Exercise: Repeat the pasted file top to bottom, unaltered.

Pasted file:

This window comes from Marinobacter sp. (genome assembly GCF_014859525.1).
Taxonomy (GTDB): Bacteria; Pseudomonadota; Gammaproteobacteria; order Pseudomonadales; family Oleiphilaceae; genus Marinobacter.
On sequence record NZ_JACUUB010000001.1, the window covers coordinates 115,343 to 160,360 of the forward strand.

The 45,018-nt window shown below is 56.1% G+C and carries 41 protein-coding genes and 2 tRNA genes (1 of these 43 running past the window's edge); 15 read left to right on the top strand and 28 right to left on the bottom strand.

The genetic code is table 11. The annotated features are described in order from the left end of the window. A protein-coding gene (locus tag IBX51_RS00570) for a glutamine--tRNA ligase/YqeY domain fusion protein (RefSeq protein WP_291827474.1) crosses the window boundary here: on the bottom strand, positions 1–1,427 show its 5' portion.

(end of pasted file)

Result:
This window comes from Marinobacter sp. (genome assembly GCF_014859525.1).
Taxonomy (GTDB): Bacteria; Pseudomonadota; Gammaproteobacteria; order Pseudomonadales; family Oleiphilaceae; genus Marinobacter.
On sequence record NZ_JACUUB010000001.1, the window covers coordinates 115,343 to 160,360 of the forward strand.

The 45,018-nt window shown below is 56.1% G+C and carries 41 protein-coding genes and 2 tRNA genes (1 of these 43 running past the window's edge); 15 read left to right on the top strand and 28 right to left on the bottom strand.

The genetic code is table 11. The annotated features are described in order from the left end of the window. A protein-coding gene (locus tag IBX51_RS00570) for a glutamine--tRNA ligase/YqeY domain fusion protein (RefSeq protein WP_291827474.1) crosses the window boundary here: on the bottom strand, positions 1–1,427 show its 5' portion.